A labyrinth of books

I don’t usually like to reblog, but this is too cool not to. From Colossal:

The cavalcade of art projects surrounding the 2012 Summer Olympics in London continues today with the completion of this enormous book maze designed and built by Brazilian artists Marcos Saboya and Gualter Pupo (and over fifty volunteers) at Southbank Centre. Entitled aMAZEme, the stacked and twisting labyrinth based on a fingerprint belonging to writer Jorge Luis Borges was built using 250,000 remaindered, used and new books, most of which are on loan from Oxfam and will be returned after the exhibit. The piece covers over 500 square metres, with sections standing up to 2.5 metres high and will be on display in the Clore Ballroom through August 25th. Watch the time-lapse video above to see the entire project come together, the volunteers worked through the night for five days to finish in time.

Be sure to visit Colossal to see photos of the labyrinth. It does give new meaning to the phrase “lost in a good book.”

About Fletcher DeLancey

Socialist heathen and Mac-using author of the Chronicles of Alsea, who enjoys pondering science, politics, well-honed satire (though sarcastic humor can work, too) and all things geeky.
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11 Responses to A labyrinth of books

  1. Klausbernd says:

    As I don`t find your like-it-button I have to write it 😉
    We were just talking about the order of books too on my blog and another expat, Pit from Texas, told me about your link to Colossal. Thanks!
    I was wondering why they didn`t arrange those books in a labyrinth of petagramms. Didn`t Borges chose this design for his fictional library of Babel?

    Actually I am an expat too living in North Norfolk for 30 odd years.

    Greetings from the sunny coast of Norfolk
    Klausbernd 🙂

  2. Paulo says:

    I was not completely sold on the idea until … “based on a fingerprint belonging to writer Jorge Luis Borges”.
    That is, to me, the key to this whole endeavor and it makes me want to book a flight right now.

    Klausbernd, Borges’ library was a bit more complex: it was “thought to be” infinite (natürlich 🙂 ) and it was a series (if you can apply “series” to infinity) of hexagonal rooms interconnected by corridors. I have yet to find a good visual representation of it.

    I think that because any attempt to represent the library in Borges’ story would inevitably fall short, they went with what seemed to be the next best thing but is, in fact, the ideal homage, a wonderful tribute to the writer, to the story, and to books and libraries.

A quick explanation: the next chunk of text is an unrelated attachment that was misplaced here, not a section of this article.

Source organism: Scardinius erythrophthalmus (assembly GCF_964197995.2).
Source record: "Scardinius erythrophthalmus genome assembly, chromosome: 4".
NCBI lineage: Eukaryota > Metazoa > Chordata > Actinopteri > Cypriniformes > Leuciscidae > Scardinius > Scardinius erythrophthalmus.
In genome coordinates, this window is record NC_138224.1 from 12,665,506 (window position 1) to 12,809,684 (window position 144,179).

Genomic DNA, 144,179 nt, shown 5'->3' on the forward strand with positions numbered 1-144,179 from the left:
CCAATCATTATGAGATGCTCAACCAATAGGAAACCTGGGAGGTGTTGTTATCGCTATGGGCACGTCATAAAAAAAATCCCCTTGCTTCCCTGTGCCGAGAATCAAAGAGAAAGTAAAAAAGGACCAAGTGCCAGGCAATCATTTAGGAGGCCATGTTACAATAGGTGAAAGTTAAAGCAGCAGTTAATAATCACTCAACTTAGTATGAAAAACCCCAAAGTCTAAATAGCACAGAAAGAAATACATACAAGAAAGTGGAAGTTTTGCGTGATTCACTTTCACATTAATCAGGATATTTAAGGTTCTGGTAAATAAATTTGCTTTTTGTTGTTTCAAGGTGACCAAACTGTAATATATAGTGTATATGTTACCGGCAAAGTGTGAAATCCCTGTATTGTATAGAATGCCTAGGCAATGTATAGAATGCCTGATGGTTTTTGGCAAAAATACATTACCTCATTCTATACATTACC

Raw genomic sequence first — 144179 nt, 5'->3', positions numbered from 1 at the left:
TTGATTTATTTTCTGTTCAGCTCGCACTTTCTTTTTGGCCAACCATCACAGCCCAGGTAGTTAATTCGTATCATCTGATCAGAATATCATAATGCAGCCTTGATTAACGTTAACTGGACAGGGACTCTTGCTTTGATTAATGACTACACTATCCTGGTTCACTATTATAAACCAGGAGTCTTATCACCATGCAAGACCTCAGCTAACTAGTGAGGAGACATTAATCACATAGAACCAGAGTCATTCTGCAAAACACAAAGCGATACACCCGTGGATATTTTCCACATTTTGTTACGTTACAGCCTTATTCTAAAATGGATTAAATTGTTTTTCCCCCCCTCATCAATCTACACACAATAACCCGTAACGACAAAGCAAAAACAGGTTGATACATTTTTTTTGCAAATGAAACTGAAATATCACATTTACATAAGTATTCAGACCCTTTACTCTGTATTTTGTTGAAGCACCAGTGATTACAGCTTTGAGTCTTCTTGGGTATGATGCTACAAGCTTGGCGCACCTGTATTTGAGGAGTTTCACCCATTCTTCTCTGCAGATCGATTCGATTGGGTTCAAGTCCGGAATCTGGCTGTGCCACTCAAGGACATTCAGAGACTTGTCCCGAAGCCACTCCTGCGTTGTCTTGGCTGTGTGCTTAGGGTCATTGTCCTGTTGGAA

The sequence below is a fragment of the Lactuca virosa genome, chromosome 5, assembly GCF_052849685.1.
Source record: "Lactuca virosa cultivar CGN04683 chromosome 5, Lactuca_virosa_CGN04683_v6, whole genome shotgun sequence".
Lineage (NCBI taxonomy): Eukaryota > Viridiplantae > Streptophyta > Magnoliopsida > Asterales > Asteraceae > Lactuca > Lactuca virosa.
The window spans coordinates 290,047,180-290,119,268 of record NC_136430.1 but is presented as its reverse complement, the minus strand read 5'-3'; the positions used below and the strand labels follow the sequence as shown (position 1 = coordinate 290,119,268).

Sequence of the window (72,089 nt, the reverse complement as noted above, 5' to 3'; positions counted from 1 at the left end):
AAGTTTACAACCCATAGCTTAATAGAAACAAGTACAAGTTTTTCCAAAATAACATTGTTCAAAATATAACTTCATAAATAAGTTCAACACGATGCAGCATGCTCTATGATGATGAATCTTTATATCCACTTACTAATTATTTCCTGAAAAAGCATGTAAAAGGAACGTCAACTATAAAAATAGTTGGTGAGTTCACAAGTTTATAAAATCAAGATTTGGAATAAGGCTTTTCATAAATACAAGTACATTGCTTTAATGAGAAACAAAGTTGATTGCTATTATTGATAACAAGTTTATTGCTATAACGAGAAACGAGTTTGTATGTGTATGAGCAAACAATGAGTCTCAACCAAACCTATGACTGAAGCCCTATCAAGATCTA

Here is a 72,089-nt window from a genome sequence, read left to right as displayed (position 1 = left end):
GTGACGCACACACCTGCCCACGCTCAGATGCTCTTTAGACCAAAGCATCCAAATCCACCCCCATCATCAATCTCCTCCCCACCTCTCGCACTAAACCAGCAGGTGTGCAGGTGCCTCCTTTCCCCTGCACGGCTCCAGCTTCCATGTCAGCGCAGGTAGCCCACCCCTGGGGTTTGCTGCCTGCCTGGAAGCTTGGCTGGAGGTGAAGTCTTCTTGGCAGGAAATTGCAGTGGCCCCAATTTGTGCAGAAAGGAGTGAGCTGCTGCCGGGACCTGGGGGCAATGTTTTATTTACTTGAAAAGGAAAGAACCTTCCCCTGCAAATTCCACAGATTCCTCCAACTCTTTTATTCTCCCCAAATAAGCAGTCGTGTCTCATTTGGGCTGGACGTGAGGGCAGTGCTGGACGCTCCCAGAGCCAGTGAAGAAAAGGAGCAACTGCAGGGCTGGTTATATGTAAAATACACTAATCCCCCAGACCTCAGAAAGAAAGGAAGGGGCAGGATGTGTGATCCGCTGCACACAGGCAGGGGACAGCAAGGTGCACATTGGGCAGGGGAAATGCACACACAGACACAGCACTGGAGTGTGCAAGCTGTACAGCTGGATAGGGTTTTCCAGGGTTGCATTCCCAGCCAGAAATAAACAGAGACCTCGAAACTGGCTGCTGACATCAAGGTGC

Now I will be waiting for someone’s idea of how to enact the “Babylon Lottery”.

  3. oregon expat says:

    Well, I just learned a few things! Thank you both for deepening my appreciation of this maze. (And for sending me to Wikipedia to look up a few things.)

    Also, Klausbernd, I didn’t think Norfolk was ever sunny?

  4. Ana_ñ says:

    Oh, I’m late for this post about one of my favorite writers!

    Cool, indeed! Thanks for sharing.

    Although of great importance, The Library of Babel is not the only reference in this project, as labyrinths and libraries abound in the work of Borges, a librarian himself.

    Also, I think London is very appropriate for this exhibition, given his deep knowledge of English literature, or better of all literature. But now I’m remembering Tlön, Uqbar, Orbis Tertius , which begins with an apocryphal volume of the Encyclopædia Britannica.

    Paulo, I don’t know either how to enact The Lottery in Babylon … or maybe yes, simply, the present world as it is. 🙂

    Speaking of representations, perhaps, Oregon Expat would appreciate the irony of the little piece Del rigor en la ciencia. I found this translation:

    On Exactitude in Science. . . In that Empire, the Art of Cartography attained such Perfection that the map of a single Province occupied the entirety of a City, and the map of the Empire, the entirety of a Province. In time, those Unconscionable Maps no longer satisfied, and the Cartographers Guilds struck a Map of the Empire whose size was that of the Empire, and which coincided point for point with it. The following Generations, who were not so fond of the Study of Cartography as their Forebears had been, saw that that vast Map was Useless, and not without some Pitilessness was it, that they delivered it up to the Inclemencies of Sun and Winters. In the Deserts of the West, still today, there are Tattered Ruins of that Map, inhabited by Animals and Beggars; in all the Land there is no other Relic of the Disciplines of Geography.